Part of having parts “on the shelf” is knowing that they are ready to go – they are in good working order, and are stored in an area that is well 5S’ed so they are easy to find and get. I worked with one manufacturer who struggled with this portion of TPM. Although they were pretty good at identifying and collecting the critical spares they needed, parts were stored in all sorts of disarray (sometimes outside!), and anytime they needed something, they had to first remember if they had it and then go hunting for it, junkyard-style. This wasted time, and on at least one occasion, the “good” spare part turned out to be garbage, saving nothing.
For this example, I honestly have no idea if the spare under the bed of my truck is ready to go or not. As I mentioned – I’ve never used it, so not only might it be flat itself, its “cable-lowering” system might be stuck by dirt and grime after having endured 7 New England winters… and really – does anyone pull their spare tire out and check it periodically?
Along that vein, I considered the operator training piece of the puzzle. Although the owner’s manual clearly explains Standard Work, I wondered how many people could actually change a tire. To answer, I turned to social media with an impromptu poll and simply asked “If you had to change a tire, could you do it?” I was surprised by the outcome: 16 people said that they could, while only 4 said that they could not. 1 response was especially intriguing – that person can change a tire, but wouldn’t have to – their car doesn’t come with a spare. Many cars today do not – they come with “run-flat” tires (which would seemingly be a much better solution to the problem than carrying a spare tire, but I digress). In her case, Chrysler provided her with a can of “Green slime” – a pressurized can filled with goo that serves to plug whatever hole has developed and fill the tire enough to get you to safety. I’ve never used these, but know enough people who have to know that it’s a less-than-ideal proposal. If you don’t get it right with your first and only chance, you’re just as stranded as if you didn’t have it!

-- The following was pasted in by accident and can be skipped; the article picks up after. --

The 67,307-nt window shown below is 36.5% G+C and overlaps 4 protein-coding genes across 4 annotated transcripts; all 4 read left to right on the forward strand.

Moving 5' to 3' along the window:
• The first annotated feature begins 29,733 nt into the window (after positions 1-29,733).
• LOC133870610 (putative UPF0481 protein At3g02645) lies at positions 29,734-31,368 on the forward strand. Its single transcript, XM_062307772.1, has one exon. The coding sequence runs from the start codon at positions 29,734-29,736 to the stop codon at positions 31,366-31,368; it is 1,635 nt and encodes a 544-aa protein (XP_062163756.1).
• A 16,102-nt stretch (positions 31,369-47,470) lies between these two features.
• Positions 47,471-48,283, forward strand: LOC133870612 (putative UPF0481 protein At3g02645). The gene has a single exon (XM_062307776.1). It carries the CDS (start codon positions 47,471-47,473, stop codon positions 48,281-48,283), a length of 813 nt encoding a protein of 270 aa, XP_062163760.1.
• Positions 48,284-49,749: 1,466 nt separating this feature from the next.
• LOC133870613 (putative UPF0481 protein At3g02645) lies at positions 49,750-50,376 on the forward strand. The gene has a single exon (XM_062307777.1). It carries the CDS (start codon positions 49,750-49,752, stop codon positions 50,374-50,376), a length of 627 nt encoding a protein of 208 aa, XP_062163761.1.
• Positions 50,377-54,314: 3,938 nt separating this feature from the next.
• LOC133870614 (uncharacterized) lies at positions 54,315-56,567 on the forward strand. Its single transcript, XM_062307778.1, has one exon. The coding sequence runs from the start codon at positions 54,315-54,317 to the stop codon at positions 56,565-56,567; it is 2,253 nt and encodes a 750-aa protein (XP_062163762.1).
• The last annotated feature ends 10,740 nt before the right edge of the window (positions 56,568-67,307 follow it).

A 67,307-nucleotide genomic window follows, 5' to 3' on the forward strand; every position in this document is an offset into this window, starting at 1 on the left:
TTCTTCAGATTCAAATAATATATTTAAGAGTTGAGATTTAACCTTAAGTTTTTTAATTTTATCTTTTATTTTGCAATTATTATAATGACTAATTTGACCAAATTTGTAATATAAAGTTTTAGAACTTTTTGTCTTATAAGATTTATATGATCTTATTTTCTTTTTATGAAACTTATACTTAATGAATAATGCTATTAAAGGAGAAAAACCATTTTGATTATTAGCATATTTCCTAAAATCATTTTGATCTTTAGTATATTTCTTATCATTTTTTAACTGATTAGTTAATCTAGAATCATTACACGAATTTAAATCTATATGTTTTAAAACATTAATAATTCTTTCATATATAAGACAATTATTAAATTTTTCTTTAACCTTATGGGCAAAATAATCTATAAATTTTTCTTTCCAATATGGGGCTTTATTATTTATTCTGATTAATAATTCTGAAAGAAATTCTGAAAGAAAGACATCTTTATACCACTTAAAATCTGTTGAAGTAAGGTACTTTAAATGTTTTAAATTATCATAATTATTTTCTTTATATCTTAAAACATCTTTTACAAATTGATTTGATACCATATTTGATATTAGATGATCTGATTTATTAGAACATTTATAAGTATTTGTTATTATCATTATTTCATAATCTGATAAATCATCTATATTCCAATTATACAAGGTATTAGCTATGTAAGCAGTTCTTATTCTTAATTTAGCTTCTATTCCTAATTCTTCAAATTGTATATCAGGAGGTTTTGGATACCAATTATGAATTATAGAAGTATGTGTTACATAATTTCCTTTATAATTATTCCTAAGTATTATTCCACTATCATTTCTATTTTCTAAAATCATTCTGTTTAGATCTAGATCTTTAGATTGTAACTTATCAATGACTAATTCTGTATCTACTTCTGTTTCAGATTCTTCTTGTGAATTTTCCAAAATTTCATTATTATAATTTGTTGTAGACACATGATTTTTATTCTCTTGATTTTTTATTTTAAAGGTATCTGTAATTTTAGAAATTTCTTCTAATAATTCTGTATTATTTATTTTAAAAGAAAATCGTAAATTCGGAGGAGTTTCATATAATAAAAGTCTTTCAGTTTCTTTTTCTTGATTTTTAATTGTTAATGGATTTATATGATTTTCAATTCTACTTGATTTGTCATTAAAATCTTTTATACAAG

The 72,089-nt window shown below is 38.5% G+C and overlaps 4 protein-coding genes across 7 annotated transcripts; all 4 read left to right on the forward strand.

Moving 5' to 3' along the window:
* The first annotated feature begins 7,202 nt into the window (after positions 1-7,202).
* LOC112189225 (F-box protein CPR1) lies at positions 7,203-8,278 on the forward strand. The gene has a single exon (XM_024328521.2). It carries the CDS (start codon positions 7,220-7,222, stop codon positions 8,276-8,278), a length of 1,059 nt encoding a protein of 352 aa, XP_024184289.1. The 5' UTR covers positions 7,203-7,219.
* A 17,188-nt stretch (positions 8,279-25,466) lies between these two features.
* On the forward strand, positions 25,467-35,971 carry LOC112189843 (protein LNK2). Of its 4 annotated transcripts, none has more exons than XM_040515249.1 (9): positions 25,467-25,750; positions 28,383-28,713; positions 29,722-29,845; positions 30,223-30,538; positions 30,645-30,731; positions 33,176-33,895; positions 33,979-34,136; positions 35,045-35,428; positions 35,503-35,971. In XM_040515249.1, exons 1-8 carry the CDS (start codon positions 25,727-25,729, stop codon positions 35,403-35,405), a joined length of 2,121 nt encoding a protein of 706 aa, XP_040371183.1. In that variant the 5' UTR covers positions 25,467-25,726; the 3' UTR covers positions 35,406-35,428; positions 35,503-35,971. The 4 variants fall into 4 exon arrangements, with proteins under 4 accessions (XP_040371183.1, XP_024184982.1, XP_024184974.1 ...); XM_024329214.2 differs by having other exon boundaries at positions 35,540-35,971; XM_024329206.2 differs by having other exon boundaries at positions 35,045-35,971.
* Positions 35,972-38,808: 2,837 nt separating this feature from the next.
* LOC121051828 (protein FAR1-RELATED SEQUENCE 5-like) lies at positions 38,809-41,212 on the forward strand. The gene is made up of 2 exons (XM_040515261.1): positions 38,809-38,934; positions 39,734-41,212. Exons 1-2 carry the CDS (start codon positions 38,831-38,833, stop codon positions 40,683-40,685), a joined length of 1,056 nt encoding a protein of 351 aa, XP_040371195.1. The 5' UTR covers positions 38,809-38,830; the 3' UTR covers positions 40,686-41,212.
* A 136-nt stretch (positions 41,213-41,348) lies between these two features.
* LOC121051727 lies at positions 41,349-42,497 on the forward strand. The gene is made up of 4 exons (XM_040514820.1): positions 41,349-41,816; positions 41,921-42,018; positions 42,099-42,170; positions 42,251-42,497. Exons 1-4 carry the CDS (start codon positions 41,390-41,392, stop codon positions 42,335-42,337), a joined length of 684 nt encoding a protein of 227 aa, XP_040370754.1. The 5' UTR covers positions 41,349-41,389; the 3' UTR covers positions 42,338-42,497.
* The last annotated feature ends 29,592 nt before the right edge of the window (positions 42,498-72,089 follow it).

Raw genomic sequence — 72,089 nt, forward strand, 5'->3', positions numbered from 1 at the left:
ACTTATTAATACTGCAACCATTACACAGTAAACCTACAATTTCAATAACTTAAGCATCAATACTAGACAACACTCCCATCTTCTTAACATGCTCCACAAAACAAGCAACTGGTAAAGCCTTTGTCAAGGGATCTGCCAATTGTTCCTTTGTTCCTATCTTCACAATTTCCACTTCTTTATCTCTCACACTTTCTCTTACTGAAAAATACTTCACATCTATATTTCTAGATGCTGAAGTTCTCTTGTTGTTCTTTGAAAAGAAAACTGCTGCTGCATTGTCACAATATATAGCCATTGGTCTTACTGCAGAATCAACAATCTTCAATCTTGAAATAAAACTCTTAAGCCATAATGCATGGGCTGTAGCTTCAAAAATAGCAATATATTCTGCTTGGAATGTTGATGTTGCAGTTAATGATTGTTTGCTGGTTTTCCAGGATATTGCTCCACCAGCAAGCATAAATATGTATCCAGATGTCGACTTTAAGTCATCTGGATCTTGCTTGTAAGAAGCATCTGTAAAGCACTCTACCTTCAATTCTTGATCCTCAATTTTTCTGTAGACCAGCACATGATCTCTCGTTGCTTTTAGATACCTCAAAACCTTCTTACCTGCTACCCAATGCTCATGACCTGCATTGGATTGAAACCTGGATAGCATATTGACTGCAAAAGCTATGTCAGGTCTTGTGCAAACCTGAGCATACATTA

Looking at this from a cost perspective (which was my colleague’s initial goal), the idea may be a wash. Over my driving career let’s assume I’ve averaged 20mpg across all my vehicles, which means I’ve consumed 25,000 gallons of gas. If I could have gotten 20.1mpg by shedding the extra weight of the spare, that drops my gas consumption by 125 gallons. At a cost of $3.00/gallon, I could have saved $375 – about as much as a tow would cost, give or take. And going for a ride in a tow truck isn’t exactly on everyone’s bucket list…
Given all of the above, I still wonder if carrying a spare tire is worth it or not. As an engineer, my intuition tells me that the best option is to have all cars come with run flat tires. I don’t know if the technology is there yet to cover all shapes and sizes, and even if it were, it would certainly add to the cost of a new car, which no manufacturer I’ve ever worked with would welcome. However, some new cars do just that, while others carry the “green slime” option and still others have evolved from full-sized spares to the small “get me there spare” in efforts to save weight, space and cost. In a few cases, vehicles still carry a full sized spare. So, apparently the auto manufacturers haven’t decided, either. It is a fun concept to consider, though!